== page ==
The Grocers'. oh the Grocers'. nearly closed, with perhaps two shutters down, or one; but through those gaps such glimpses. It was not alone that the scales descending on the counter made a merry sound, or that the twine and roller parted company so briskly, or that the canisters were rattled up and down like juggling tricks, or even that the blended scents of tea and coffee were so grateful to the nose, or even that the raisins were so plentiful and rare, the almonds so extremely white, the sticks of cinnamon so long and straight, the other spices so delicious, the candied fruits so caked and spotted with molten sugar as to make the coldest lookers-on feel faint and subsequently bilious. Nor was it that the figs were moist and pulpy, or that the French plums blushed in modest tartness from their highly-decorated boxes, or that everything was good to eat and in its Christmas dress; but the customers were all so hurried and so eager in the hopeful promise of the day, that they tumbled up against each other at the door, crashing their wicker baskets wildly, and left their purchases upon the counter, and came running back to fetch them, and committed hundreds of the like mistakes, in the best humour possible; while the Grocer and his people were so frank and fresh that the polished hearts with which they fastened their aprons behind might have been their own, worn outside for general inspection, and for Christmas daws to peck at if they chose.

But soon the steeples called good people all, to church and chapel, and away they came, flocking through the streets in their best clothes, and with their gayest faces. And at the same time there emerged from scores of bye-streets, lanes, and nameless turnings, innumerable people, carrying their dinners to the baker' shops. The sight of these poor revellers appeared to interest the Spirit very much, for he stood with Scrooge beside him in a baker's doorway, and taking off the covers as their bearers passed, sprinkled incense on their dinners from his torch. And it was a very uncommon kind of torch, for once or twice when there were angry words between some dinner-carriers who had jostled each other, he shed a few drops of water on them from it, and their good humour was restored directly. For they said, it was a shame to quarrel upon Christmas Day. And so it was. God love it, so it was.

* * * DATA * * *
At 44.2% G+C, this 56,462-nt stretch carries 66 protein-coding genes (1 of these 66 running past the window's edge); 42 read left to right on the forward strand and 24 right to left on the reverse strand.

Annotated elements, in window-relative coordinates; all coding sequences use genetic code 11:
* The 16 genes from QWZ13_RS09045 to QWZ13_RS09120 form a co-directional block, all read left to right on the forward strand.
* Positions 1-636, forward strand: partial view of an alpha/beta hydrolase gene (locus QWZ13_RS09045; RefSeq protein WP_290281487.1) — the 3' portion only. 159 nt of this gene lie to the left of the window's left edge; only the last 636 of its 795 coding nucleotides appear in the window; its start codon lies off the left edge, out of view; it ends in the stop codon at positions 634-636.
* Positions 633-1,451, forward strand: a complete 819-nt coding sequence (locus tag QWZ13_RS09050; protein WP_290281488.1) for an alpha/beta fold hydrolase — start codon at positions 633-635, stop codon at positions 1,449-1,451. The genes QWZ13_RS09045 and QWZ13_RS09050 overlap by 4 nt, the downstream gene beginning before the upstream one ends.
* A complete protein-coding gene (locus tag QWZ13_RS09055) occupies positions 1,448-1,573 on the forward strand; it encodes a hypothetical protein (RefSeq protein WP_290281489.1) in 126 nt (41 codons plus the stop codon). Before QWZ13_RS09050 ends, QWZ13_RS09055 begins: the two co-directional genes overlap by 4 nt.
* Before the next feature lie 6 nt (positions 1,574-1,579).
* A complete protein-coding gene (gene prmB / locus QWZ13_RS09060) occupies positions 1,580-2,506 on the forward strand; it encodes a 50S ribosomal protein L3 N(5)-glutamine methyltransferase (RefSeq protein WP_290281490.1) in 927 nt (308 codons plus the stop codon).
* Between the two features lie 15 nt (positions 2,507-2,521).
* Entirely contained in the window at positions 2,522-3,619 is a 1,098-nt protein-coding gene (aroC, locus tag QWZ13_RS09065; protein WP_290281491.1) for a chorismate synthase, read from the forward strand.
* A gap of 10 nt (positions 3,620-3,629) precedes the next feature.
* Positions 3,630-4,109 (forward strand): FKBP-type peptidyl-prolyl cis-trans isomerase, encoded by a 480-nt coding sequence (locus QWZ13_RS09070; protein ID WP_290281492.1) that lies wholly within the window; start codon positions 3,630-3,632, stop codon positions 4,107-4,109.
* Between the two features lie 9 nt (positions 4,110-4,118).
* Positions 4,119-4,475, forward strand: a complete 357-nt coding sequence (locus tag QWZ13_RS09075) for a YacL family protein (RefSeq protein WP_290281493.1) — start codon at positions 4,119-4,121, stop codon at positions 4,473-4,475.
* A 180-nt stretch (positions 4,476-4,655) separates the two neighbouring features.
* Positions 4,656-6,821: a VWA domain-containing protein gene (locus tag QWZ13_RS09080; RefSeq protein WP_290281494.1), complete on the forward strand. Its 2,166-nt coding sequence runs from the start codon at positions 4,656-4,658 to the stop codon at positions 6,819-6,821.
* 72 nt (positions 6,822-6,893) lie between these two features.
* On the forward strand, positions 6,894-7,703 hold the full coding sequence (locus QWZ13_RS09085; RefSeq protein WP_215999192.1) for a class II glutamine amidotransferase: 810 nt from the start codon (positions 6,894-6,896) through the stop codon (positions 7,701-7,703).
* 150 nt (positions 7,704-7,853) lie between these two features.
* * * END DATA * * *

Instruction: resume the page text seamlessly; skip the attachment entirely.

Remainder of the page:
Thursday, December 15, 2011

Christmas Dinner Call for Help


It is time to start planning Christmas dinner.  According to the magazines I read, it would have been best to start shopping and preparing a few days ago, but that’s just not my style.  It wouldn’t be the same without the stressful ingredient-hunt at the supermarket; the disappointment when I can’t find exactly what I want; and the mind-numbing shock at the prices I am paying because I don’t have time to shop around.

Actually, that’s me when it comes to most other types of shopping, but I love shopping for just one meal.  I have ten days to plan, purchase, and start prepping, so I think I’m in good shape.  I am just getting hung up on the main event.  I’ve been throwing some ideas around.  Turkey is probably out.  My sister outdid herself on Thanksgiving, and I don’t want to try and compete with that.  I’ve been toying with the idea of duck or goose; make it a Dickensian Christmas dinner (perhaps complete with Christmas pudding?)  It’s a little intimidating however, because I’ve never roasted a duck before.  Lamb is a possibility (although it always makes me a little sad to eat baby animals).  Then there is a pork rib roast, which could be a beautiful presentation.  I guess it’s all going to come down to what I can find at the supermarket for the best price. 

So as you can see, I’ve a lot of work ahead.  Ideas and suggestions are welcome. What will be at your table on Christmas Day?

Monday, December 12, 2011